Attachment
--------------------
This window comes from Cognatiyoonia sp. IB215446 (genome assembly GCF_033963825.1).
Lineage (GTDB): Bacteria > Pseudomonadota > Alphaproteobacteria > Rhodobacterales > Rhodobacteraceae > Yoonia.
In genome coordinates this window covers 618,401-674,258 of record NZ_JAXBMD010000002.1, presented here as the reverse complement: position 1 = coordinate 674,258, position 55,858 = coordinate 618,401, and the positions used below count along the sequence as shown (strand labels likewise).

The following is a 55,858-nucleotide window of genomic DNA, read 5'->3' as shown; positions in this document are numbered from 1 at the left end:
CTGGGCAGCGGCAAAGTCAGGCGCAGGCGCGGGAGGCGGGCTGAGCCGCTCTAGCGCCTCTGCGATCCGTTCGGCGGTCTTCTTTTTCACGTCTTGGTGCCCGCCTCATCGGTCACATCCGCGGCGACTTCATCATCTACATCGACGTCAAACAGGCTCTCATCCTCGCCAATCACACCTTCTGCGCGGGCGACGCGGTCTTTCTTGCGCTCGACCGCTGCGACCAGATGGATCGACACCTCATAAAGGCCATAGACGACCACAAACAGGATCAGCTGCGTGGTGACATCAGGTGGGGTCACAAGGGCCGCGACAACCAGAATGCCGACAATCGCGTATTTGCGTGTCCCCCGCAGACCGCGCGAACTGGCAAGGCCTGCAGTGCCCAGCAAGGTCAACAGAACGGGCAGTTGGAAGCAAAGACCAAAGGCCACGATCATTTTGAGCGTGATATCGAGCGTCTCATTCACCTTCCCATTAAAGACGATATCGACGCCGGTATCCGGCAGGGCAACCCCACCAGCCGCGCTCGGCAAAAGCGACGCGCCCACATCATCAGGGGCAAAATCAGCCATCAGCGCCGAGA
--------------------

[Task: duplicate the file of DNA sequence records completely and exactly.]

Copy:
This window comes from Cognatiyoonia sp. IB215446 (genome assembly GCF_033963825.1).
Lineage (GTDB): Bacteria > Pseudomonadota > Alphaproteobacteria > Rhodobacterales > Rhodobacteraceae > Yoonia.
In genome coordinates this window covers 618,401-674,258 of record NZ_JAXBMD010000002.1, presented here as the reverse complement: position 1 = coordinate 674,258, position 55,858 = coordinate 618,401, and the positions used below count along the sequence as shown (strand labels likewise).

The following is a 55,858-nucleotide window of genomic DNA, read 5'->3' as shown; positions in this document are numbered from 1 at the left end:
CTGGGCAGCGGCAAAGTCAGGCGCAGGCGCGGGAGGCGGGCTGAGCCGCTCTAGCGCCTCTGCGATCCGTTCGGCGGTCTTCTTTTTCACGTCTTGGTGCCCGCCTCATCGGTCACATCCGCGGCGACTTCATCATCTACATCGACGTCAAACAGGCTCTCATCCTCGCCAATCACACCTTCTGCGCGGGCGACGCGGTCTTTCTTGCGCTCGACCGCTGCGACCAGATGGATCGACACCTCATAAAGGCCATAGACGACCACAAACAGGATCAGCTGCGTGGTGACATCAGGTGGGGTCACAAGGGCCGCGACAACCAGAATGCCGACAATCGCGTATTTGCGTGTCCCCCGCAGACCGCGCGAACTGGCAAGGCCTGCAGTGCCCAGCAAGGTCAACAGAACGGGCAGTTGGAAGCAAAGACCAAAGGCCACGATCATTTTGAGCGTGATATCGAGCGTCTCATTCACCTTCCCATTAAAGACGATATCGACGCCGGTATCCGGCAGGGCAACCCCACCAGCCGCGCTCGGCAAAAGCGACGCGCCCACATCATCAGGGGCAAAATCAGCCATCAGCGCCGAGA